I’m Marc Dollinger and I get to teach, write, and give lots of public talks as a member of the Jewish Studies faculty at San Francisco State University. Thanks to the Goldman Family (think Levi Strauss), I hold an endowed research chair in Jewish Studies and Social Responsibility, gifting me a platform to talk about my passion for Jewish social justice.
Don’t get too far ahead, though, I believe it’s a scholar’s obligation (and privilege) to “complicate the narrative and deepen learning.” Whatever you learned growing up about Jews and politics, it’s my job to turn it on its head…and convince you to think about things in new, different, and exciting ways. I won’t engage in political advocacy because I want to teach everyone new ways to think.
When I was hired at SF State, its president Robert Corrigan urged me to devote my career to the “town-gown relationship.” He asked, and I gladly agreed, to become a public intellectual. I want to translate the scholarship and learning of the university into the larger community. With President Corrigan’s blessing, I jumped in, offering talks everywhere that would have me and then joining lots of Jewish organization boards to bring the benefits of high-level Jewish learning to the table.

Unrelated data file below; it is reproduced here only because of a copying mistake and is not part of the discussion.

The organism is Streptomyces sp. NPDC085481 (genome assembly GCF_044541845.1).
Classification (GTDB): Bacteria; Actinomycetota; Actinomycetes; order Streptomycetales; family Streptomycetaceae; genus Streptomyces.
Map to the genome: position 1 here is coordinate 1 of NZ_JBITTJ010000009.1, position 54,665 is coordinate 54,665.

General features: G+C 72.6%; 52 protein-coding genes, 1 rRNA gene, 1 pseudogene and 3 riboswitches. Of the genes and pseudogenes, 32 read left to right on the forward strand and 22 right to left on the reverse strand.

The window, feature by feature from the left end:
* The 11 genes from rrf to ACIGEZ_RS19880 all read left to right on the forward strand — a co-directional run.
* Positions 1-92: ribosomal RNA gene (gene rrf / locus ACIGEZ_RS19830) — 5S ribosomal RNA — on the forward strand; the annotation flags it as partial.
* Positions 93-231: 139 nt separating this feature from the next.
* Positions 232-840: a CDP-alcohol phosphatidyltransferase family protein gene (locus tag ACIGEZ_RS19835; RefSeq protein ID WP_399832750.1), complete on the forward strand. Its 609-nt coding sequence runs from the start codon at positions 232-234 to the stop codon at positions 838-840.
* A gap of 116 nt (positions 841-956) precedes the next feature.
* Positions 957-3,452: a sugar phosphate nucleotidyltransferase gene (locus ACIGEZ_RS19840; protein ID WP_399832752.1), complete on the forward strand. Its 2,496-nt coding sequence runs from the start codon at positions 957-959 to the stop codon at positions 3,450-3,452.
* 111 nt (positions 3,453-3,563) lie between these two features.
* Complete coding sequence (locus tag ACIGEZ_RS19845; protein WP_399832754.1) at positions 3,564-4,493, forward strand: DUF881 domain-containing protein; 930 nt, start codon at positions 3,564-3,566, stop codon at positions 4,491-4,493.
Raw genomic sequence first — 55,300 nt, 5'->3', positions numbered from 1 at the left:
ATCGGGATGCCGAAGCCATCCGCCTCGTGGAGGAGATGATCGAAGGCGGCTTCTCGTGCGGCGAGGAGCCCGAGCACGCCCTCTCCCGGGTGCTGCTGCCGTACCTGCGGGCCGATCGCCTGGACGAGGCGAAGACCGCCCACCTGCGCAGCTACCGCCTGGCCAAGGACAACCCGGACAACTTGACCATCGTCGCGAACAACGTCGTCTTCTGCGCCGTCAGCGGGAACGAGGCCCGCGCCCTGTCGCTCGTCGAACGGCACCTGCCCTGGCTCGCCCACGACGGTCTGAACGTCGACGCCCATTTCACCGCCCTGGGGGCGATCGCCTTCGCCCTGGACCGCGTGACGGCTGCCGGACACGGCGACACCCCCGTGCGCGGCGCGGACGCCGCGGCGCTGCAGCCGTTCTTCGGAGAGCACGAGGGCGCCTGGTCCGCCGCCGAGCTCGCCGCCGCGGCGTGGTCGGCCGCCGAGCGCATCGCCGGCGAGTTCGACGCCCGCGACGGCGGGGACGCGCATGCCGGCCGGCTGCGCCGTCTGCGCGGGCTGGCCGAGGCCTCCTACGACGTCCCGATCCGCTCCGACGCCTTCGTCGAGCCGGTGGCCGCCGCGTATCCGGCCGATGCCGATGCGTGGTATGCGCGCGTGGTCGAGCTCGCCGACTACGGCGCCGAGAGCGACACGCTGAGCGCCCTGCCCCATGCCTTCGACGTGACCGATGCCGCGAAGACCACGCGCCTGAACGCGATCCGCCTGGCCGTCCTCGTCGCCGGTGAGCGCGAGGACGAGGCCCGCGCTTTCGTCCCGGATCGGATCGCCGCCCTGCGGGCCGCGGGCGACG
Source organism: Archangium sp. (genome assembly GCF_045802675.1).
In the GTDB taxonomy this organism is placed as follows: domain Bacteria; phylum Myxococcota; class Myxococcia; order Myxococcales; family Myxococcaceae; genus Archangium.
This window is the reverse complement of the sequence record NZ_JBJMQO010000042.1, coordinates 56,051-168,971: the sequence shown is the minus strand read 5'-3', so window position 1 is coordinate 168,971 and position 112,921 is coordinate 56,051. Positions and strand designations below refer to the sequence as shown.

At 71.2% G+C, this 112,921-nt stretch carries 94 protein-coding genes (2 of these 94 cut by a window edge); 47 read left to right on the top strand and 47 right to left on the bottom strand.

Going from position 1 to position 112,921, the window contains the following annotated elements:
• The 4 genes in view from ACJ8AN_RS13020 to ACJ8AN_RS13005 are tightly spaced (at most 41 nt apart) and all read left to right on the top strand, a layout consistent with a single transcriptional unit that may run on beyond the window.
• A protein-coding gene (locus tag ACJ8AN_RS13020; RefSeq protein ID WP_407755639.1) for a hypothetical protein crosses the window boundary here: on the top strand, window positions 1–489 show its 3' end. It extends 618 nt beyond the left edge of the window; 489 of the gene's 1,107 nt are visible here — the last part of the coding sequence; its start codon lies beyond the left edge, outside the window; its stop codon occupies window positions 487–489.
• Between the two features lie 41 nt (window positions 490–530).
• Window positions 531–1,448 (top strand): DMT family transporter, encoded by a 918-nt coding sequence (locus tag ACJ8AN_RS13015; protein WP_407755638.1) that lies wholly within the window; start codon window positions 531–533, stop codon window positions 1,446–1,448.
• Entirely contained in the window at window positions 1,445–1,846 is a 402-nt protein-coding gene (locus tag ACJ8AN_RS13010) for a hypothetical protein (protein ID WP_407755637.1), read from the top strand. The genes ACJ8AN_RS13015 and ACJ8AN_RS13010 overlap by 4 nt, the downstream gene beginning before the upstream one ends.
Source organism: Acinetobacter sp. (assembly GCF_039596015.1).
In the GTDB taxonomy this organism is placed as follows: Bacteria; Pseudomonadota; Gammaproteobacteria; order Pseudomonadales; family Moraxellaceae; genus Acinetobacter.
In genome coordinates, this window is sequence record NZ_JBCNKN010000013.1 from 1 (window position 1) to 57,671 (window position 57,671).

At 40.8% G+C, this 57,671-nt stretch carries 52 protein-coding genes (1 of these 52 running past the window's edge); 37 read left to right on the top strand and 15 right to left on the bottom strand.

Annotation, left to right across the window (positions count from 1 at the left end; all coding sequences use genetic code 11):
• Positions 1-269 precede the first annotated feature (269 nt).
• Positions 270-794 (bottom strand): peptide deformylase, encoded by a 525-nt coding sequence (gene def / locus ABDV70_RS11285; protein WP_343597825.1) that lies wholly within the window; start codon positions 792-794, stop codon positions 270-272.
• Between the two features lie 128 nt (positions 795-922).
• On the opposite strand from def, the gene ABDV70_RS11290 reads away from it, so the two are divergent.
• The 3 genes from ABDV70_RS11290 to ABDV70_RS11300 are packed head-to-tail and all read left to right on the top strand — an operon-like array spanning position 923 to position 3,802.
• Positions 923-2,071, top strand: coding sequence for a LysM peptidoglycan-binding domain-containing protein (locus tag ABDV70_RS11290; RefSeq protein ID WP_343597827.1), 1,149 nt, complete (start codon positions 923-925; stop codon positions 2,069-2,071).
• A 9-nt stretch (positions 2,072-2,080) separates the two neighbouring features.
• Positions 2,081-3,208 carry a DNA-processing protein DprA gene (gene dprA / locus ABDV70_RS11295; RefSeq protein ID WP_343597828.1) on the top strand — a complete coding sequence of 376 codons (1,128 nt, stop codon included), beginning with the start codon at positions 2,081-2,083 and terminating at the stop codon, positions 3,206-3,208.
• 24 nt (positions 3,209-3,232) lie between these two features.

I’m a past board president of both Brandeis-Hillel Day School and the Jewish Community High School of the Bay, where my daughters received their educations (it’s true, when each of them went off to college, they wanted to know if I’d join those boards too . I didn’t.) I’ve also served on the board of Jewish LearningWorks, URJ Camp Newman, Brandeis Marin Jewish Day School, the Bay Area Jewish Healing Center, and Ha-maqom. Currently, I serve on the board of the Osher Marin Jewish Community Center and the Jewish Community Federation here in the San Francisco Bay Area.
With all this volunteerism, the Jewish Community Federation of San Francisco named me their volunteer of the year in 2008. My parents are still proud of me. In 2015, the Jewish Community Relations Council awarded me the year’s Courageous Leader for my work at SF State, a sometimes-hostile campus for Jews. My parents are still worried about me.
When it rains, it pours. In a single lucky month, I appeared in a PBS television show, American Jerusalem, offering insights into the history of San Francisco Jews, and then enjoyed 8 of my minutes of fame on NBC’s prime-time “Who Do You Think You Are?” teaching academy-award winning actress Helen Hunt about her San Francisco Jewish roots. While the show was canceled by the network after my episode ranked 4th in the week’s ratings, I still get cool dad points from my family and my students.
While certainly not a football player, I did get to chat with two offensive lineman from the NFL about some troubling incidents of antisemitism among NFL players. Then, CNN's Don Lemon dedicated an episode of his podcast, "Silence Is Not An Option," to my academic work on racism and antisemitism. You can find links to all of these on the homepage.